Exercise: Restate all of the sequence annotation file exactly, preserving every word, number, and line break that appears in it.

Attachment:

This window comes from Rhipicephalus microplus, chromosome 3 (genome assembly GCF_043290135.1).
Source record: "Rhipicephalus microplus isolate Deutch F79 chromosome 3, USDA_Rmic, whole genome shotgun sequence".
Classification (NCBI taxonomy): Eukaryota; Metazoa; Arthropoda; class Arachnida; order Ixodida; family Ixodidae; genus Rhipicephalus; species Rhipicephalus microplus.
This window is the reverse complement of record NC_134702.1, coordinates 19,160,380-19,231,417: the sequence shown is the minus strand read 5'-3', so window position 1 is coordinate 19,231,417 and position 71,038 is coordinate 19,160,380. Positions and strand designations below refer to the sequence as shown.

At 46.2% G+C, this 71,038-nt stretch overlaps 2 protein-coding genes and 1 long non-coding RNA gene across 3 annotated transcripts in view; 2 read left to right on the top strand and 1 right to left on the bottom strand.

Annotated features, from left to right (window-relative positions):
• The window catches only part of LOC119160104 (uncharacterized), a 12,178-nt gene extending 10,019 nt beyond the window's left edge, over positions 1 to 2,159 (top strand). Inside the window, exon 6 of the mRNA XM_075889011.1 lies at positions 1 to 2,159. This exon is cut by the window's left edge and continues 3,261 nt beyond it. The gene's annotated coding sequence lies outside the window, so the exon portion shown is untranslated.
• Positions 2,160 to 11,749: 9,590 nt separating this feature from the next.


This window comes from Rhipicephalus microplus, chromosome 3 (genome assembly GCF_043290135.1).
Source record: "Rhipicephalus microplus isolate Deutch F79 chromosome 3, USDA_Rmic, whole genome shotgun sequence".
Classification (NCBI taxonomy): Eukaryota; Metazoa; Arthropoda; class Arachnida; order Ixodida; family Ixodidae; genus Rhipicephalus; species Rhipicephalus microplus.
This window is the reverse complement of record NC_134702.1, coordinates 19,160,380-19,231,417: the sequence shown is the minus strand read 5'-3', so window position 1 is coordinate 19,231,417 and position 71,038 is coordinate 19,160,380. Positions and strand designations below refer to the sequence as shown.

At 46.2% G+C, this 71,038-nt stretch overlaps 2 protein-coding genes and 1 long non-coding RNA gene across 3 annotated transcripts in view; 2 read left to right on the top strand and 1 right to left on the bottom strand.

Annotated features, from left to right (window-relative positions):
• The window catches only part of LOC119160104 (uncharacterized), a 12,178-nt gene extending 10,019 nt beyond the window's left edge, over positions 1 to 2,159 (top strand). Inside the window, exon 6 of the mRNA XM_075889011.1 lies at positions 1 to 2,159. This exon is cut by the window's left edge and continues 3,261 nt beyond it. The gene's annotated coding sequence lies outside the window, so the exon portion shown is untranslated.
• Positions 2,160 to 11,749: 9,590 nt separating this feature from the next.